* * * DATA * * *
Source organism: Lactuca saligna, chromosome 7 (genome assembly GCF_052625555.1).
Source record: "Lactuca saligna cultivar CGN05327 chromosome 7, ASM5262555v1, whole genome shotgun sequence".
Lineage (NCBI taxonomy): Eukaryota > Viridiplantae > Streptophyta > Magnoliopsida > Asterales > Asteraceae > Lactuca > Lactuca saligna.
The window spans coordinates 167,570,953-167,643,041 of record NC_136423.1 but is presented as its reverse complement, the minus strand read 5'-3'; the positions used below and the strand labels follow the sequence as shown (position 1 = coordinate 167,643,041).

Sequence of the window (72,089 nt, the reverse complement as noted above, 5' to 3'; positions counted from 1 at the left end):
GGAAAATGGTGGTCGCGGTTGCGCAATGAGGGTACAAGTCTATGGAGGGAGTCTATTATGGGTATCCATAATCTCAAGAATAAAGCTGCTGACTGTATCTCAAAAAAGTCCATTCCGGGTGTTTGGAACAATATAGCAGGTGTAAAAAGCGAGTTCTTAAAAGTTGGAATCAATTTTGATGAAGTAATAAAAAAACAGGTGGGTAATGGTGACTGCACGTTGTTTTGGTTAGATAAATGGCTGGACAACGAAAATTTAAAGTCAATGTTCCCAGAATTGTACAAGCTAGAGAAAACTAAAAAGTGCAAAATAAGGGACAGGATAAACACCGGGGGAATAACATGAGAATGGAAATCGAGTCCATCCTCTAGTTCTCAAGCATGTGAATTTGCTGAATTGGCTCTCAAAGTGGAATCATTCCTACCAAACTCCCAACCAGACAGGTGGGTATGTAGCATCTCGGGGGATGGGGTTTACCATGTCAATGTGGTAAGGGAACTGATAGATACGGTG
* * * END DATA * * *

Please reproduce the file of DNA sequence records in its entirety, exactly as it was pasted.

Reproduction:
Source organism: Lactuca saligna, chromosome 7 (genome assembly GCF_052625555.1).
Source record: "Lactuca saligna cultivar CGN05327 chromosome 7, ASM5262555v1, whole genome shotgun sequence".
Lineage (NCBI taxonomy): Eukaryota > Viridiplantae > Streptophyta > Magnoliopsida > Asterales > Asteraceae > Lactuca > Lactuca saligna.
The window spans coordinates 167,570,953-167,643,041 of record NC_136423.1 but is presented as its reverse complement, the minus strand read 5'-3'; the positions used below and the strand labels follow the sequence as shown (position 1 = coordinate 167,643,041).

Sequence of the window (72,089 nt, the reverse complement as noted above, 5' to 3'; positions counted from 1 at the left end):
GGAAAATGGTGGTCGCGGTTGCGCAATGAGGGTACAAGTCTATGGAGGGAGTCTATTATGGGTATCCATAATCTCAAGAATAAAGCTGCTGACTGTATCTCAAAAAAGTCCATTCCGGGTGTTTGGAACAATATAGCAGGTGTAAAAAGCGAGTTCTTAAAAGTTGGAATCAATTTTGATGAAGTAATAAAAAAACAGGTGGGTAATGGTGACTGCACGTTGTTTTGGTTAGATAAATGGCTGGACAACGAAAATTTAAAGTCAATGTTCCCAGAATTGTACAAGCTAGAGAAAACTAAAAAGTGCAAAATAAGGGACAGGATAAACACCGGGGGAATAACATGAGAATGGAAATCGAGTCCATCCTCTAGTTCTCAAGCATGTGAATTTGCTGAATTGGCTCTCAAAGTGGAATCATTCCTACCAAACTCCCAACCAGACAGGTGGGTATGTAGCATCTCGGGGGATGGGGTTTACCATGTCAATGTGGTAAGGGAACTGATAGATACGGTG